Alice In Wonderland, West Yorkshire Playhouse, Leeds <!-- none onestar twostar threestar fourstar fivestar -->

Click to follow
The Independent Culture

If you don't much care where you want to get to, says the Cheshire Cat, "then it doesn't matter which way you go". "So long as I get somewhere," adds Alice. But getting anywhere takes a long time in Carl Davis's musical Alice in Wonderland, adapted from Lewis Carroll by John Wells.

Far too much of the first half is taken up with Alice shrinking and expanding with repetitive regularity. For despite the excellent central performance of Annalene Beechey as the pinafore-clad Alice, we're all really waiting for the most curious things we ever saw in our lives. When they do appear, the weird characters that inhabit Carroll's wonderland are fabulously colourful creations displaying characteristic tics and charms.

Ruari Murchison and Stephen Snell's costume designs - set against their visually intriguing set of black and white screens and doors on a floor proclaiming the mathematician Carroll's chessboard motif - provoke grins as wide as any Cheshire Cat's. Alice is joined by these fantastic creatures as she wades through a pool of her own tears, before meeting the Duchess and the pig baby, the peppery Cook, and the hysterical Caterpillar ("You are old, Father William").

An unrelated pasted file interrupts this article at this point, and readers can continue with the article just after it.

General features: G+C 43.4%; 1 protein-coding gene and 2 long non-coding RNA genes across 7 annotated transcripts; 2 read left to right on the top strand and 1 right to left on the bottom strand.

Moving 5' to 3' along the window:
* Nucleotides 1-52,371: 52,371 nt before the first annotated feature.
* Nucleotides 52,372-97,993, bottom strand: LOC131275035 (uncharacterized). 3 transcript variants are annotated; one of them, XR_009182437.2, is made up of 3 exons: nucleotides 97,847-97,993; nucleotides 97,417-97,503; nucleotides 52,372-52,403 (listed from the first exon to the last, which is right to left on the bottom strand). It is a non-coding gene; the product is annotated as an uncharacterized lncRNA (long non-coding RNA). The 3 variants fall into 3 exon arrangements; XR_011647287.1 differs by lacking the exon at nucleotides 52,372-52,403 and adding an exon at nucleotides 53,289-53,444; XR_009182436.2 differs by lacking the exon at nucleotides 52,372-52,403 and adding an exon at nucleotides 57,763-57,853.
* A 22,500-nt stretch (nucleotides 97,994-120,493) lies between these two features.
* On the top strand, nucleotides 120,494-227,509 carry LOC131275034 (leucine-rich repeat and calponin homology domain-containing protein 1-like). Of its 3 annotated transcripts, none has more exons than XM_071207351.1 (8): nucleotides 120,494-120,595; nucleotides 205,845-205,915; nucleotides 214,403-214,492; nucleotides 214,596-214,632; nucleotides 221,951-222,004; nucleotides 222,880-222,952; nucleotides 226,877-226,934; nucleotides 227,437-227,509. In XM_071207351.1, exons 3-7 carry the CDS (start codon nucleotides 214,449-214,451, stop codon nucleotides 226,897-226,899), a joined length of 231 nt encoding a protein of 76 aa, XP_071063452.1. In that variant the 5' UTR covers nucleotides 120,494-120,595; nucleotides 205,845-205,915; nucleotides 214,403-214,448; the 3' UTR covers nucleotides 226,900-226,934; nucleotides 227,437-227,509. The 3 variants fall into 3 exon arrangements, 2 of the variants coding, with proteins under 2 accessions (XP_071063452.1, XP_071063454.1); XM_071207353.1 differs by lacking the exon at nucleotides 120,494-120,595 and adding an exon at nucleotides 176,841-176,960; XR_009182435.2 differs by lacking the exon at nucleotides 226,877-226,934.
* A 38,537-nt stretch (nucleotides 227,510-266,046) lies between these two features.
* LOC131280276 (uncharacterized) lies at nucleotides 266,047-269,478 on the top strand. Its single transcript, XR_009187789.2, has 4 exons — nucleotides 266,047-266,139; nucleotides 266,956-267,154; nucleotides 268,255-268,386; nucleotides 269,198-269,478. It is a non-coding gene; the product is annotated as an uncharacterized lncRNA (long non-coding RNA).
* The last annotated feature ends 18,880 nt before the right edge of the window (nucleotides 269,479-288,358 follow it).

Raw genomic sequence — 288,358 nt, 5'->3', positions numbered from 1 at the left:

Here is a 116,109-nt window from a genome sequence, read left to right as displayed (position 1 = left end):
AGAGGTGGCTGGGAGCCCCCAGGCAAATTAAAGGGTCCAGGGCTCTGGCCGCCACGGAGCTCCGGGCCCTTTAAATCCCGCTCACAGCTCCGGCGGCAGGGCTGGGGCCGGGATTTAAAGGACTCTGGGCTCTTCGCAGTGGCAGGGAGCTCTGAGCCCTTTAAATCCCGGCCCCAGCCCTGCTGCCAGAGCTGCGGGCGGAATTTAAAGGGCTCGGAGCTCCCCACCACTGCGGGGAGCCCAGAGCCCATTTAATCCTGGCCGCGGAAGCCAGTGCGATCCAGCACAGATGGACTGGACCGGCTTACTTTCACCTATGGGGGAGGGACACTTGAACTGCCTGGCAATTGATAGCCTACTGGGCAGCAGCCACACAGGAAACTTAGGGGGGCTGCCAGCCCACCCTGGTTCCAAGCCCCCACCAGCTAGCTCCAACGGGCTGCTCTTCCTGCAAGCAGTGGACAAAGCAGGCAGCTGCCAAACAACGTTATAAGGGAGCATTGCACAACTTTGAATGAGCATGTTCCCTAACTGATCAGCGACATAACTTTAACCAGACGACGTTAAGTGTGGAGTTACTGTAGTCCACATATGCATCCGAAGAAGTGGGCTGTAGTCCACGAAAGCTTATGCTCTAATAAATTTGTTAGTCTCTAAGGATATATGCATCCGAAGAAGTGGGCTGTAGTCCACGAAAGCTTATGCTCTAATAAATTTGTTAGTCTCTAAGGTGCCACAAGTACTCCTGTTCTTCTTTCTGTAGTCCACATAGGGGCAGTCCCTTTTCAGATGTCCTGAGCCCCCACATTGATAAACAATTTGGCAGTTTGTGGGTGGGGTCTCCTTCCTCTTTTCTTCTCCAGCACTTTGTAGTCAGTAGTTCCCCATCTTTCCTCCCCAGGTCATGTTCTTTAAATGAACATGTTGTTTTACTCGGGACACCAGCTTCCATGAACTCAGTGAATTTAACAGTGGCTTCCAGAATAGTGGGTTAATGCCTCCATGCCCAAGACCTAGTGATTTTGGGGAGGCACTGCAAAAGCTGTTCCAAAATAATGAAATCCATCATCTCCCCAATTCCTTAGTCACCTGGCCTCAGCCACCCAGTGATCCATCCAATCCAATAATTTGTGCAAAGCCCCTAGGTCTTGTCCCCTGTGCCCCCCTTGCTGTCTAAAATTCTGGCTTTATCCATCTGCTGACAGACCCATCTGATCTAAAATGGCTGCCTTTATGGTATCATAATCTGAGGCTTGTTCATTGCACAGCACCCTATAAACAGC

But it's not until much later - after the Mad Hatter's tea party, when the card gardeners explain their horticultural problem, the flamingos appear, and the playing cards show their hand at the stolen tarts trial, that the production warms up from its rather cool, clinical beginning. The most beguiling scene of all is the Lobster Quadrille in which Alastair Parker turns in a delightfully souped-up Scottish Mock Turtle. Jill Pert (who was in the original cast) makes a squawking diva out of the Queen of Hearts, blasting out Davis's quasi-operatic numbers, while Timothy Kightley is as delightful a Dodo as he is bumbling King of Hearts.

Carl Davis's deft score is packed with playful allusions to Victorian styles. Yet a lot of Carroll's nonsensical whimsy and virtuoso wordplay was probably lost on the young audience, who I suspect, like me, wanted fun as well as adventure.

To 4 February (0113-213 7700)